Leaders Need Time to Think

By: Tamara Lucas Copeland

How one small-staff executive learned to be a better manager by taking time away from the office to read and brainstorm.

Are there some people at your organization who think that if you're not on the computer or on the phone you're not working? I encountered this a few years ago. I had just completed a conference call when my assistant walked by my office and asked, "You OK?" "Yes," I responded. Ten minutes later, he walked by again and asked the same question. "Yes, I'm OK," I answered again. "Well, what are you doing?" he asked. "Thinking," I answered.

It was clear my behavior was unexpected and unusual to him, prompting me to think how remarkable it is that most of us have been programmed to believe that thinking isn't working and that reading a profession-related book is something that we are supposed to do outside of business hours.

As executives, and particularly as small-staff CEOs, we have mastered multitasking. We participate on conference calls while reading and responding to emails. We use iPads and other tools to record decisions and discussions during meetings—listening, writing, and, oh yes, tweeting to our followers simultaneously. We rush from one meeting to the next while returning that important call on our smartphone. We are constantly doing, doing, doing as a way of providing visual cues of "working" to others.

In our haste to act, we don't give ourselves permission to do what our boards have actually hired us to do: Synthesize a wide array of information as a part of the act of leading. They want us to attend those meetings, talk with colleagues, and know what academicians are writing in journal articles or posting on their blogs, because they expect us to discern trends, envision a future, develop a strategy, and move from the theoretical to the practical implementation of a viable plan of action. None of these are possible without reading or quietly thinking while in the office.

For years, I felt my success came from my ability to multitask, make decisions quickly, and coordinate efforts that had implications and impact on multiple layers. Projects were planned; work was assigned; articles were quickly skimmed. There were accomplishments—important ones—or so I thought. It wasn't until I had a remarkable board chair who gave me permission to read and think that I allowed myself to do so. She told me that sometimes I was stuck in the weeds, too focused on doing. I was caught in the proverbial paradox of outputs, while I thought I was having significant outcomes. I needed to free my mind to think, and think expansively, about what could be.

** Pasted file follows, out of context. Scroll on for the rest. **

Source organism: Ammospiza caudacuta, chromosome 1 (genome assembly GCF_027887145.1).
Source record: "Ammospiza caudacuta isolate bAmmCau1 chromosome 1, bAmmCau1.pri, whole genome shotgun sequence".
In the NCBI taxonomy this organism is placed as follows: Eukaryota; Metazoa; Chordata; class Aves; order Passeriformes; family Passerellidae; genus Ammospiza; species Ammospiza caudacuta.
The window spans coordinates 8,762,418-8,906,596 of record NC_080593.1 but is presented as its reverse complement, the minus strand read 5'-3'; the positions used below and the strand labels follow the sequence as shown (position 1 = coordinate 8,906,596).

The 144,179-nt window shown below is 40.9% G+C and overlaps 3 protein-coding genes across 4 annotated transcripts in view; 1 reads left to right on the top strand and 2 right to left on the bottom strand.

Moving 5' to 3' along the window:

Not only did she encourage me to sit quietly in my office and think, even when my staff might find my behavior odd, but she also allowed me to leave my office and sit on the beach and read books and articles that had piled up on my desk for months. She told me I could read industry-related journals in parks and that I could feel the sun on my skin at the beach or the breeze off the Potomac River during business hours as I read or thought about what was possible. This wasn't shirking my responsibilities, she told me. Instead, this was my responsibility: to learn, to think, to plan, and then to act.

I extend similar opportunities to my staff. I asked each of them to read a book related to their area of work or philanthropy by the end of the year and write a review for our biweekly newsletter. I also remind folks, particularly when our computers occasionally go down, that that is an ideal time to read and think about their work.

Before this board chair, I was a solid manager. The trains ran on time. Routine maintenance occurred and occasionally there was even a new route. Now I have evolved into a leader: a person with an informed vision who has a strategic sense of the future and who is working toward a broad goal of what is possible. Reading and quietly thinking at work has become a regular part of my work week, and every now and then I even allow myself to leave the office during business hours. When that happens and I appear to be staring into space, there are only the sand crabs to wonder, "What is she doing?"

Tamara Lucas Copeland is president of the Washington Regional Association of Grantmakers in Washington, DC. Email: [email protected]

Small-Staff Stats

Name: Washington Regional Association of Grantmakers
Location: Washington, DC
Staff Size: 7 full-time employees, 4 part-time consultants
Members: 100
Budget: $1.23 million

Tamara Lucas Copeland

Tamara Lucas Copeland is president of the Washington Regional Association of Grantmakers in Washington, DC.